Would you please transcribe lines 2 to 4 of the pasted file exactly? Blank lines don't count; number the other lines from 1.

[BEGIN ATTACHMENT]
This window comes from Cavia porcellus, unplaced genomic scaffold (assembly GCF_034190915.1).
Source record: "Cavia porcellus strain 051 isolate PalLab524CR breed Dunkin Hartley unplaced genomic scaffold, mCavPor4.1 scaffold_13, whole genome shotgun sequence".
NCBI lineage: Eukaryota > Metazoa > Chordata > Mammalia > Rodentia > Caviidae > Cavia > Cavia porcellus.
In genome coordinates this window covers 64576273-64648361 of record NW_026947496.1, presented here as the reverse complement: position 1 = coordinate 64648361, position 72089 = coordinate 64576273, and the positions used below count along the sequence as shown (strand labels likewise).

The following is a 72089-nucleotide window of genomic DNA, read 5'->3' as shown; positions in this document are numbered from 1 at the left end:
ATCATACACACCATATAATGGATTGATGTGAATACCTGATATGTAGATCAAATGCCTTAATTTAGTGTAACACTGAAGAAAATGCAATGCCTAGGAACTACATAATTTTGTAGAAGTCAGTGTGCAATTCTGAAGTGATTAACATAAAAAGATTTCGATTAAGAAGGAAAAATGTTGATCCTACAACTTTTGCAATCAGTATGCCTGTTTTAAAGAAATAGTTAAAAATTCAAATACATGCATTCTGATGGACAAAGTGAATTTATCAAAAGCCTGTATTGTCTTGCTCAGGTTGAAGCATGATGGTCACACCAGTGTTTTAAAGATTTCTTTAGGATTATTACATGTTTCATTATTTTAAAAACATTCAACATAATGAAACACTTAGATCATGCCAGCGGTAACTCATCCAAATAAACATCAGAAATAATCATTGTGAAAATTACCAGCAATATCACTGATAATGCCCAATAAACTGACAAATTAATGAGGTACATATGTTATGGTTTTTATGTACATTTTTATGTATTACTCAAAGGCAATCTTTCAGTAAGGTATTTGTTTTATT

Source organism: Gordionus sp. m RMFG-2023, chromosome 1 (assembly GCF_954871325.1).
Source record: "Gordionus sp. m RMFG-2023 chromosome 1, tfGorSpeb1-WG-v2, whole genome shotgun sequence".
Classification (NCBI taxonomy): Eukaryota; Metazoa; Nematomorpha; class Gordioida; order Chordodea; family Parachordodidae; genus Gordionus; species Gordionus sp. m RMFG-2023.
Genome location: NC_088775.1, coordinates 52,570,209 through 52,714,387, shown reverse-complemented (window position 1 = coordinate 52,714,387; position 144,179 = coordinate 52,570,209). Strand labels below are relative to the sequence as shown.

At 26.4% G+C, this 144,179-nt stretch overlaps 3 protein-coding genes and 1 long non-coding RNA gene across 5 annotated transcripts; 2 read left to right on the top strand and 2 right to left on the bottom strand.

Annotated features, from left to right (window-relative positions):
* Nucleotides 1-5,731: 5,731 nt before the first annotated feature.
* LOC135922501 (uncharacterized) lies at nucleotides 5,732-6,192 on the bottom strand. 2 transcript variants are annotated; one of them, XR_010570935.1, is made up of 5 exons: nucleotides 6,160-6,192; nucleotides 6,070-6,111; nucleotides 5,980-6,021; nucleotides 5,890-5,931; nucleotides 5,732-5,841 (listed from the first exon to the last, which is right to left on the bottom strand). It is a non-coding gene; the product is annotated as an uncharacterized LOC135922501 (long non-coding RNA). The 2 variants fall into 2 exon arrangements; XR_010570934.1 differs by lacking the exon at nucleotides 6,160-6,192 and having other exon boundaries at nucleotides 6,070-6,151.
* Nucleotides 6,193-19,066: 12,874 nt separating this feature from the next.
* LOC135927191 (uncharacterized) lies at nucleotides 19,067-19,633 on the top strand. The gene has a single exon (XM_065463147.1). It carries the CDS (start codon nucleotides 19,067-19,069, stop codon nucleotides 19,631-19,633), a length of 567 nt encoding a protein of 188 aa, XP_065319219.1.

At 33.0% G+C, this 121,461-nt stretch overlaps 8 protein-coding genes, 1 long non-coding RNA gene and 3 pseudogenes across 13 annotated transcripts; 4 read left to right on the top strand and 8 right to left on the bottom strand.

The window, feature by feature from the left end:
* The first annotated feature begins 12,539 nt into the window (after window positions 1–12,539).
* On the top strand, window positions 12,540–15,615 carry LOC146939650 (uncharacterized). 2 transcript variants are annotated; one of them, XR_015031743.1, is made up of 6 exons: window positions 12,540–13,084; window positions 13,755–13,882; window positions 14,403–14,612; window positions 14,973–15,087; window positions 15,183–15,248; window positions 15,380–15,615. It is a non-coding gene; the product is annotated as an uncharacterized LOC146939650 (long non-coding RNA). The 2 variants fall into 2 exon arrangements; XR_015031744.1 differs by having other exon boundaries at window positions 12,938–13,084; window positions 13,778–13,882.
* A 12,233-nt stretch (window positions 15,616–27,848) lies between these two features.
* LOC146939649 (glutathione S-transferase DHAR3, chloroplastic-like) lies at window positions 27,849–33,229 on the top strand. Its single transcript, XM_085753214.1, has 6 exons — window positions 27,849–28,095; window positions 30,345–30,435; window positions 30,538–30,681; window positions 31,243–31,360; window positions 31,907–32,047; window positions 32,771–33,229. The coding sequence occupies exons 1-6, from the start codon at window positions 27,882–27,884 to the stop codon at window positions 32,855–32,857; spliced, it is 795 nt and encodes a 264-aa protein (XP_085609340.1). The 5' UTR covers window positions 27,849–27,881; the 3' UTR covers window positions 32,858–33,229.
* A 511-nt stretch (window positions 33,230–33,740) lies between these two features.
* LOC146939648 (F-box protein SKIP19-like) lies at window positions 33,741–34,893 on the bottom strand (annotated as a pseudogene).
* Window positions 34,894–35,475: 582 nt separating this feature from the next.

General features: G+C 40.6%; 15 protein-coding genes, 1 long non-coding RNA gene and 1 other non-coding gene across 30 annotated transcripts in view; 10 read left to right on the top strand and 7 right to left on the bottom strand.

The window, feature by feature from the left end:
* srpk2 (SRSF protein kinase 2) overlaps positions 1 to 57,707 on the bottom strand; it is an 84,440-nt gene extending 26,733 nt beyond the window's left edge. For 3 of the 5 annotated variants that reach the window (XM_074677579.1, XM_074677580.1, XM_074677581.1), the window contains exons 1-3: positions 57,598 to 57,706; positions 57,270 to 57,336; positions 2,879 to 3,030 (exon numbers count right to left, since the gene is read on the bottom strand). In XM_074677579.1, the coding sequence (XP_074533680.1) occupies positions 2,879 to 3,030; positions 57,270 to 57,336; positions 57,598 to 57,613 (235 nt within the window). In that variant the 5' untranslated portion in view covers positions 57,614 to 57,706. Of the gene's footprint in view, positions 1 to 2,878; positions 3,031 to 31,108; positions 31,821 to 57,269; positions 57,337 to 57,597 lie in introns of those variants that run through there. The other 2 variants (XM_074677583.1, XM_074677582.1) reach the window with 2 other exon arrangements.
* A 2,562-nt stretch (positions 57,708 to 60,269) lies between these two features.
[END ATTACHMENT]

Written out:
Source record: "Cavia porcellus strain 051 isolate PalLab524CR breed Dunkin Hartley unplaced genomic scaffold, mCavPor4.1 scaffold_13, whole genome shotgun sequence".
NCBI lineage: Eukaryota > Metazoa > Chordata > Mammalia > Rodentia > Caviidae > Cavia > Cavia porcellus.
In genome coordinates this window covers 64576273-64648361 of record NW_026947496.1, presented here as the reverse complement: position 1 = coordinate 64648361, position 72089 = coordinate 64576273, and the positions used below count along the sequence as shown (strand labels likewise).